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WASHINGTON (LifeSiteNews) — National railroad transportation company Amtrak announced that it has suspended its employee vaccine mandate until January due to a potential reduction in service.

The company, which is fully owned by the federal government but is legally a for-profit organization, is a favorite of President Joe Biden. It recently received $22 billion in extra funding through an infrastructure bill, despite its ridership being at 70% of pre-lockdown levels.

“Amtrak Chief Executive Bill Flynn said the railroad would allow employees who were not vaccinated to get tested,” Reuters reported. “Currently, fewer than 500 active Amtrak employees are not in compliance.”

Yet, the firing or suspension of those employees was enough to cause concern about a loss of service according to the train company’s recent Congressional testimony.

“We anticipate proactively needing to temporarily reduce some train frequencies across our network in January to avoid staffing related cancellations with our plan to fully restore all frequencies by March,” Amtrak President Stephen Gardner told the U.S. House Transportation and Infrastructure Committee on December 9.

About 5% of Amtrak’s employees were not vaccinated, according to Gardner’s testimony.

However, a federal court ruling that halted Biden’s vaccine mandate for government contractors also contributed to the decision.

“This caused the company to reevaluate our policy and to address the uncertainty about the federal requirements that apply to Amtrak,” the company’s memo said, according to Reuters.

Several conservative commentators noted on social media that the small number of employees were enough to effect change.

“Companies have every right to enact #vaccinemandates, but employees are not powerless,” talk show host Mark Davis said. “They have every right to fight back, and at #Amtrak, they just won.”

“Fight to win. A small percentage of people who refuse to comply, can secure freedom for everyone,” Christina Pushaw, the press secretary for Governor Ron DeSantis wrote.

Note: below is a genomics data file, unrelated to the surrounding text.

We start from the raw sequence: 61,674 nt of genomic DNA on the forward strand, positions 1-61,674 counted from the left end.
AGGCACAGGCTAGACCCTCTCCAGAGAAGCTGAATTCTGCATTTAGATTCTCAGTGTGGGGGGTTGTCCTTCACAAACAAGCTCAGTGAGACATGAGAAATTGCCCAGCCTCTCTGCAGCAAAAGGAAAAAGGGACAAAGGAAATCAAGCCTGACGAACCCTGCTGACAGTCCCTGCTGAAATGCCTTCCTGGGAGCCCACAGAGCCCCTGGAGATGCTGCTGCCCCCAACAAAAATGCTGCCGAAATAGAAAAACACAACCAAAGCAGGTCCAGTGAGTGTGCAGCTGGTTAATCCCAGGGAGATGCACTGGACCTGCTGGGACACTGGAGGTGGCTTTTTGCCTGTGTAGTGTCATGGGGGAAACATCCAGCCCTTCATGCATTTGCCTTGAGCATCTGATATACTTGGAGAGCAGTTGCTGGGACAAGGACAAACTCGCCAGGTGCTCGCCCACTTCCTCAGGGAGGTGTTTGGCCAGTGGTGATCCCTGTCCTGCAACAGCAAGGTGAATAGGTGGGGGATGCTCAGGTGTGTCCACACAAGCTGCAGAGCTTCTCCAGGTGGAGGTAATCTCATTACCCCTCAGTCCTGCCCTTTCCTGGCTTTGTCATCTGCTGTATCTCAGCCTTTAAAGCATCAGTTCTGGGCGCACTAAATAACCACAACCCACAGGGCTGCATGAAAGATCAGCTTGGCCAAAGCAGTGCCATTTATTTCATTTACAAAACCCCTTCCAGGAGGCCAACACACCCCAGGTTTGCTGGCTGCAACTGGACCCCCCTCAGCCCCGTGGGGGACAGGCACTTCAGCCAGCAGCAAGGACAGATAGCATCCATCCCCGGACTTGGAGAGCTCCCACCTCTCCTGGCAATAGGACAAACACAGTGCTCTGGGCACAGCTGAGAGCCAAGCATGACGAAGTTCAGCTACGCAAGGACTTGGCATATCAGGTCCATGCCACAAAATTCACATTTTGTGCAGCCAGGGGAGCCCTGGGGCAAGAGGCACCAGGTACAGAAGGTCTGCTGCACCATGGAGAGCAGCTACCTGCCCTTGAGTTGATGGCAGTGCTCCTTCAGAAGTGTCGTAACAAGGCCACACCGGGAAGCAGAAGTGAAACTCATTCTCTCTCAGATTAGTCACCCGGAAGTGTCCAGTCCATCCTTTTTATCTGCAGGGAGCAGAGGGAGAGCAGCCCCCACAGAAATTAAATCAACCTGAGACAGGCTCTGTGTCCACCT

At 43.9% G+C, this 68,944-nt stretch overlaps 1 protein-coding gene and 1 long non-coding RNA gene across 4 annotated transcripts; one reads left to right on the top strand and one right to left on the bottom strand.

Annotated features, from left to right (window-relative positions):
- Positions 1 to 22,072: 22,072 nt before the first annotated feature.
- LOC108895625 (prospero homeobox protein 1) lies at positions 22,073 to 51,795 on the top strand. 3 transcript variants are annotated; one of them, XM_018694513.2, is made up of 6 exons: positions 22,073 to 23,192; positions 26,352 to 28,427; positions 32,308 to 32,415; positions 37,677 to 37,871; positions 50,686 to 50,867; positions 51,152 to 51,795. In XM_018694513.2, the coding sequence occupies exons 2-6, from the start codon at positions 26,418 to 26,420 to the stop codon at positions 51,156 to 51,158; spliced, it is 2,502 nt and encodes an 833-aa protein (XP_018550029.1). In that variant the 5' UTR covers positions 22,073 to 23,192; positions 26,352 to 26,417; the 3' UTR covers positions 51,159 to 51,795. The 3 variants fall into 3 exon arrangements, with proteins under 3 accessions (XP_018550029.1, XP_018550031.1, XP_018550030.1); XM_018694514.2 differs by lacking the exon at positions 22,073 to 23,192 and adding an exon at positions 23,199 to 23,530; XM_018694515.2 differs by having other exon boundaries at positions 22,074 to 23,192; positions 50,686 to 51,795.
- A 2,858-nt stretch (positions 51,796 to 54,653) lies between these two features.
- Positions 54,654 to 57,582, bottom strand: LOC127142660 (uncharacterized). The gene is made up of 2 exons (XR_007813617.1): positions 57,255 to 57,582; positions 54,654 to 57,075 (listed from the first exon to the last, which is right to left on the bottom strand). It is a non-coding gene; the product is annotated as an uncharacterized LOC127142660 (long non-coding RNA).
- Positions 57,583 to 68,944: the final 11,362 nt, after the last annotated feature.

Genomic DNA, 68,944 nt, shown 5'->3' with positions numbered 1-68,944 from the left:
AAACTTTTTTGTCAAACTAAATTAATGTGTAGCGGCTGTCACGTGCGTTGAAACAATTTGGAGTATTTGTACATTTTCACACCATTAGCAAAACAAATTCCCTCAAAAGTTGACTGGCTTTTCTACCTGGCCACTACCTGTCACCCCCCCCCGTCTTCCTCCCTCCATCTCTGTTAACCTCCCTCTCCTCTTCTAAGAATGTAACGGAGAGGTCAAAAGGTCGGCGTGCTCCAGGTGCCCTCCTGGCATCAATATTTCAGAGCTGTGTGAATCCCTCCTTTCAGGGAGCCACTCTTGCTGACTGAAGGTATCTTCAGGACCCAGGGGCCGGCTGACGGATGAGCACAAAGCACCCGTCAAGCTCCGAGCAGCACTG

Vaccine mandates have caused disruptions elsewhere

While often heralded as a way to promote public health and return to a normal life, many vaccine mandates have caused problems and led to further disruptions.

The Salvation Army in Canada implemented a jab mandate for all its employees and volunteers. The immediate effect of the injection requirement was the shutdown of several service sites.

For example, the Williams Lake Salvation Army had to close its center that offered free counseling, internet access and activities for all age groups due to a lack of staff.

The soup kitchen in Quesnel also closed — the location served 300 meals a week to the poor and homeless, but could no longer do so after the Salvation Army’s self-inflicted vaccine mandate.

The Christian organization also said it is short 1,500 bell ringers for its well-known Christmas fundraising campaign.

Worse for some Long Beach, New York, residents, their only emergency department will be closed for at least a month due to the state’s jab requirement.

“The Long Beach Emergency Department, operated by Mt. Sinai South Nassau hospital system, fired about 72 employees who had religious exemptions from the jab mandate,” LifeSiteNews previously reported on November 24. “The state officially ended all religious exemptions for healthcare workers on [November 22].”

“Some of these six dozen employees are ER nurses who the hospital said are not easily replaced due to training and other factors,” NBC New York reported at the time. “The emergency department, which sees about 10,000 visitors annually, will be closed for at least a month.”

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